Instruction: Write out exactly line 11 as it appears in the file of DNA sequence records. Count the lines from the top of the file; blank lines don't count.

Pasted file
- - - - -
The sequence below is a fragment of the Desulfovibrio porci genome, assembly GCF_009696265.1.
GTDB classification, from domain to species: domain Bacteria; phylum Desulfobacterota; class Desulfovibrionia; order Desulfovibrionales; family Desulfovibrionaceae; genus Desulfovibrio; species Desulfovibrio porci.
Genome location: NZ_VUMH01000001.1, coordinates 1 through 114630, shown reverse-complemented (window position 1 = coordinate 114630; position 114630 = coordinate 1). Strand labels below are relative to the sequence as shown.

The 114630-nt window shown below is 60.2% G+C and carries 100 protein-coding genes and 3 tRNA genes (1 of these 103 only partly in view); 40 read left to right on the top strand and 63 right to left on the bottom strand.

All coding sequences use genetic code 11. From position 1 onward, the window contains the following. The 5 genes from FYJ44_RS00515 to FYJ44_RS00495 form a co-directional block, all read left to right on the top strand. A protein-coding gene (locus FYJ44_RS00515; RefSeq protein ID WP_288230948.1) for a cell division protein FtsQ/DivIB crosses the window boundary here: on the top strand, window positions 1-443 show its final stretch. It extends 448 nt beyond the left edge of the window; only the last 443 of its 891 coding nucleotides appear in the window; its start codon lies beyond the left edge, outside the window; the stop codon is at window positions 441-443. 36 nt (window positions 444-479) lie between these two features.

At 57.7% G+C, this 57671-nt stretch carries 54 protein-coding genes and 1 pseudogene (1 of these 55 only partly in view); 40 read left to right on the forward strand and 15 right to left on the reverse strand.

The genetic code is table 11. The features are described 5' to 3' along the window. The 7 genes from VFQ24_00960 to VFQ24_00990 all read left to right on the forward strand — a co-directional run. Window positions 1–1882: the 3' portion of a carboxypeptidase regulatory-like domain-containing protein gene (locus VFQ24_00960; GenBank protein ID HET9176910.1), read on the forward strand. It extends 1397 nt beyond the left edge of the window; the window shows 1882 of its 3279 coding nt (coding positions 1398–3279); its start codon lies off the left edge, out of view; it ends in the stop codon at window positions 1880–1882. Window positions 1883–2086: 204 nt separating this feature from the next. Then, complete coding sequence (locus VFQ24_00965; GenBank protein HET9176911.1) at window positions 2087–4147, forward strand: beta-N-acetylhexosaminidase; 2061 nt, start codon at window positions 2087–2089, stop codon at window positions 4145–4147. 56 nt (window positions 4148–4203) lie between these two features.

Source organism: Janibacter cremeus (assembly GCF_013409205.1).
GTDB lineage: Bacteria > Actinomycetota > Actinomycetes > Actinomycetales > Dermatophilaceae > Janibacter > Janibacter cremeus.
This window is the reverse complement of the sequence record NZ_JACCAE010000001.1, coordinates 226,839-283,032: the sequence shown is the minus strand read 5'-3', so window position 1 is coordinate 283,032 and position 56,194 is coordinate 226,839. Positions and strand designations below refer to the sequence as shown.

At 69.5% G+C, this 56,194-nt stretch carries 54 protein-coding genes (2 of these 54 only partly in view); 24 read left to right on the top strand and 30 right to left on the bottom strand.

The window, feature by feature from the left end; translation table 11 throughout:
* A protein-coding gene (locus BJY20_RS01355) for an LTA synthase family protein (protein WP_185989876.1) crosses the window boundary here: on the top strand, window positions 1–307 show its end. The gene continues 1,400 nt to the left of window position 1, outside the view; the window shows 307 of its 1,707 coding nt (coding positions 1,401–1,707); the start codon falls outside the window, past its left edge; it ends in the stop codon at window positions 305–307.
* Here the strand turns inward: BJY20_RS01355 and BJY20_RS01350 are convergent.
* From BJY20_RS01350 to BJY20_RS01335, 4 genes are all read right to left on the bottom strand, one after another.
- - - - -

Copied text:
At 69.5% G+C, this 56,194-nt stretch carries 54 protein-coding genes (2 of these 54 only partly in view); 24 read left to right on the top strand and 30 right to left on the bottom strand.